Patient Information

Physiotherapy advice for gynaecological surgery


This is an exercise guide for women who are having abdominal (tummy) or vaginal surgery.

It will help you to:

  • prepare before you come to hospital for your surgery
  • prevent chest or circulatory (heart and blood) problems
  • move more easily
  • be more comfortable after surgery
  • exercise your pelvic floor and abdominal (tummy) muscles to help prevent bladder and bowel problems and back pain
  • regain your previous fitness levels.

Before surgery: preparing for surgery before you come to hospital

Improving your fitness before you have surgery has been shown to result in a quicker recovery. It can help you avoid post-operative complications.

  • If you can, try to increase the amount of exercise that you take.
  • Exercise can be broken down into 10 minute sessions which you can spread across the week. Or you can exercise for 30 minutes on 5 days of the week.
  • Do whatever suits your lifestyle and current levels of fitness.

To prepare for surgery, practise deep breathing and circulatory exercises

Immediately after you have your surgery in hospital, it will be important that you take some deep breaths. Taking these deep breaths will help in the following ways:

  • It will reduce your risk of getting a chest infection or other lung complications.
  • It will help to maintain good circulation (blood flow in your veins) and prevent the formation of blood clots.

Practise the following breathing and circulation exercises now. If you practise them now, you will be familiar with the exercises when you come to hospital for your surgery.

Deep breathing
Deep breathing image
  • Sit comfortably, as upright as you can.
  • Place your hands on the sides of your ribcage if you can.
  • Take a deep breath in and feel your rib cage expand under your hands.
  • Hold your breath for 2 to 4 seconds if you can.
  • Slowly breathe out.
  • Repeat this 3 times.

Practise this breathing exercise frequently throughout the day. You can do it when you wake up, after breakfast, at mid morning, after lunch, at mid afternoon and before you go to bed.

Ankle pumps image
Ankle pumps (to boost circulation)
  • Sit or lie down.
  • Bend your feet and ankles up and down quickly for 1 minute.

Practise this exercise whenever you are sitting down or when you are lying in bed before you fall asleep.

Immediately after surgery while you are in hospital: help your lungs to recover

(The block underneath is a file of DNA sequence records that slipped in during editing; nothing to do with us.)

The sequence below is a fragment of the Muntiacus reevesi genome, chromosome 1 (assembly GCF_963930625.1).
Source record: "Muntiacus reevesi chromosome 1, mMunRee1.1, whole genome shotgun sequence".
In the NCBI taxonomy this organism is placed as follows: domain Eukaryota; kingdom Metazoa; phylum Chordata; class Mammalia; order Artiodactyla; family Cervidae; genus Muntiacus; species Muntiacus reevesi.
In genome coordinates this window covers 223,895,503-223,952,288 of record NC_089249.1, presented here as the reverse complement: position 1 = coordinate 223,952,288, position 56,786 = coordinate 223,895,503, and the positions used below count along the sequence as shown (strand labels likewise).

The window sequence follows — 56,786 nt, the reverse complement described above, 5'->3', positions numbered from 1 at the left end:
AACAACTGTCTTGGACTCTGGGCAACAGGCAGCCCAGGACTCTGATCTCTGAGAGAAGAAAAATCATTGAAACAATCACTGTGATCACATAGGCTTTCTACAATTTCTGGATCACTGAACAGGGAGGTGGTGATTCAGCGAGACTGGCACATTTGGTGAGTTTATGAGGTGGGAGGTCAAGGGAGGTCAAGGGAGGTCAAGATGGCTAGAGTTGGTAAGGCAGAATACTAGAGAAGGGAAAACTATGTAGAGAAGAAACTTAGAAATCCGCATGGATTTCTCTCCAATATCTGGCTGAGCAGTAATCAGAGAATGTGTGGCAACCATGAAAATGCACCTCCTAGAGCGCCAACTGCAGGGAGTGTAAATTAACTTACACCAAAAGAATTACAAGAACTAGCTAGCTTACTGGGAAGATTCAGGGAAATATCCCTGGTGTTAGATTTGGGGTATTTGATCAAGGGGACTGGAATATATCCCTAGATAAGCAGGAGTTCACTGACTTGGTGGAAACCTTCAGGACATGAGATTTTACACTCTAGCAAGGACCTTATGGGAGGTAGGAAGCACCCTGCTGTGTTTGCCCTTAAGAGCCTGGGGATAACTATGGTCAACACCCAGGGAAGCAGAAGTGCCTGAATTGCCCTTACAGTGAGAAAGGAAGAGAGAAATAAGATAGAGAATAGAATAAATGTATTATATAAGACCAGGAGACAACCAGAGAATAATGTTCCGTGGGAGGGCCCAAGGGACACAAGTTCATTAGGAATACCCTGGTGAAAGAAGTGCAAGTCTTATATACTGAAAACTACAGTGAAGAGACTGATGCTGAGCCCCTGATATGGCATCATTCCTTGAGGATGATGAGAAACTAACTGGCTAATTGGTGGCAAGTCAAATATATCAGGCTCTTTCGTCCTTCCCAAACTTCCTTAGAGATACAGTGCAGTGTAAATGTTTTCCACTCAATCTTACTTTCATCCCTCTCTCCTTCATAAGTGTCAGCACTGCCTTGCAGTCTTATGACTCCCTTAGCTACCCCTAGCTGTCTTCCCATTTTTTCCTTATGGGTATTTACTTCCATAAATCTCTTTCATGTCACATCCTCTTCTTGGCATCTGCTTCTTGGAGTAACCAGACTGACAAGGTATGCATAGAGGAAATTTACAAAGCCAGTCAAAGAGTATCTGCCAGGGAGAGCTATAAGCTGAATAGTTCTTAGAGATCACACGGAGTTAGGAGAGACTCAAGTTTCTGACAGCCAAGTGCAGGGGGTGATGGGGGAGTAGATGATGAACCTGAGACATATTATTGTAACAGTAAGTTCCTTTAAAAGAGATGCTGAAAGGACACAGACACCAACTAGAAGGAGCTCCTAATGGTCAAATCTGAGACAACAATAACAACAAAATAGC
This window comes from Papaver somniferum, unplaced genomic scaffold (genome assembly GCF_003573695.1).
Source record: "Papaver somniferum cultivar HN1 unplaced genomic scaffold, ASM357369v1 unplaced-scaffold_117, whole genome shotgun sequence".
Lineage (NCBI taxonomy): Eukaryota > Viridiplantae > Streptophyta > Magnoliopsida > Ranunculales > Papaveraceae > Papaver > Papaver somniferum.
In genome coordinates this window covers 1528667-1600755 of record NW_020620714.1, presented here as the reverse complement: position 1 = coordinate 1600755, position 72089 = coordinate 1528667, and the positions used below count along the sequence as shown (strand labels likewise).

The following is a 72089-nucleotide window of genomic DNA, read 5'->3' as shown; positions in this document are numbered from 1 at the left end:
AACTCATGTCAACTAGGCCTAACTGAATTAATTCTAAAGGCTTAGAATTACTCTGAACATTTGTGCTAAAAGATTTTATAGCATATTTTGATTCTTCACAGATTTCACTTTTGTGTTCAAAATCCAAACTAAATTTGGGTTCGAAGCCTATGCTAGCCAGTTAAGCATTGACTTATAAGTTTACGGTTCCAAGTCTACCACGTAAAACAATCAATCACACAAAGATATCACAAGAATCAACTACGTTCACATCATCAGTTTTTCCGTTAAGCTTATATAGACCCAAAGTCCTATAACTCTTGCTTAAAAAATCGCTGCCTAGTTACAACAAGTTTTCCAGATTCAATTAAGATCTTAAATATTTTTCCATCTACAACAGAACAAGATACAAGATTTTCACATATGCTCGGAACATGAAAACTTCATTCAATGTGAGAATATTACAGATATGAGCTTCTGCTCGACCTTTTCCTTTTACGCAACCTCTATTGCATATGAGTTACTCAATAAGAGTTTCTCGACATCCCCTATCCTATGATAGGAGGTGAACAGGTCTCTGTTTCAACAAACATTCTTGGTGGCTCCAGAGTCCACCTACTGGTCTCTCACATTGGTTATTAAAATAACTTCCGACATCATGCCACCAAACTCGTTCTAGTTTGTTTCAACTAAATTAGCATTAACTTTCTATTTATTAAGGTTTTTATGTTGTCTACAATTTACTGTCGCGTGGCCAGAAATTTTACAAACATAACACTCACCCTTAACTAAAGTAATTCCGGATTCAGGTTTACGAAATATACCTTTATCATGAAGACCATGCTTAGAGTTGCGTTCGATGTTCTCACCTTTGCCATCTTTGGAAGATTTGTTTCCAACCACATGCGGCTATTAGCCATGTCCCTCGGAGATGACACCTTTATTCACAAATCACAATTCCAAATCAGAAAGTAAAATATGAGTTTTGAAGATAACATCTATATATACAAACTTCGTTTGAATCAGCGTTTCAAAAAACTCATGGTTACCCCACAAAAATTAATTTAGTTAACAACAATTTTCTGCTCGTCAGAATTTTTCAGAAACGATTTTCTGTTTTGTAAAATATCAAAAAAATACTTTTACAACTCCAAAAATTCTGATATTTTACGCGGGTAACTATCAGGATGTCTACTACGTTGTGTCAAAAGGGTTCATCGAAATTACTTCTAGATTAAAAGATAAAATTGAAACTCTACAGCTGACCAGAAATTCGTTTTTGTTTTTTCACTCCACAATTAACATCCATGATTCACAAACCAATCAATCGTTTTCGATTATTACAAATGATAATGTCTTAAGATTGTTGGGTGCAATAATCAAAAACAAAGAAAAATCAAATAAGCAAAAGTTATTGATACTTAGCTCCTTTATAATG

It is important to take deep breaths immediately after surgery. You also need to cough up any phlegm (or mucus) in your lungs. This will help to prevent chest infections such as pneumonia.

Do the following exercises as soon as you can after your surgery. Keep doing them until you feel you are as mobile as you were before you had surgery.

Pain can slow down your recovery. If it is painful to take deep breaths or cough, tell your nurse, doctor or physiotherapist so they can adjust your pain medication.

Start doing these breathing exercises as soon as you wake from your operation.

Deep breathing
Deep breathing image

Immediately after your operation, do this exercise every half hour. Keep doing it until you can take several short walks a day on the ward.

  • Sit comfortably in an upright position.
  • Place your hands on the sides of your ribcage if you can.
  • Take a deep breath in and feel your rib cage expand under your hands.
  • Hold your breath for 2 to 4 seconds if you can.
  • Slowly breathe out.
  • Repeat this 3 times.
  • Do not worry about harming your stitches or scar when coughing.
  • It may feel more comfortable to hold a pillow or a folded towel firmly over your stomach when coughing.
  • It is important to let the nurses, doctors or physiotherapists know if it is too painful to cough. They will be able to adjust your pain medication.

During your stay in hospital: getting moving

Follow this guidance to help you get moving more easily after surgery.

Getting out of bed

Getting out of bed image

Getting out of bed will be easiest if you roll onto your side first.

  • Bend your knees up and roll onto your side.
  • Let your legs slide off the bed first.
  • Push yourself up into a sitting position with your hands and forearm.
  • Sit for a minute.
  • When you are ready to stand, push up with your hands and your legs.
  • Try to keep your back straight.


  • If you feel well enough, try to walk on the day after your surgery. If you cannot walk on the first day, try to walk on the second day after your surgery.
  • Nurses or physiotherapists will help you to manage any drips or drains until you can walk safely by yourself.
  • When you can walk safely by yourself, you will need to walk regularly throughout the day. Try to increase the distance that you walk every day.

Going to the toilet

It is natural to feel a little worried the first time you go to the toilet after your surgery. 

The picture below shows you how to sit to make yourself more comfortable and help you relax.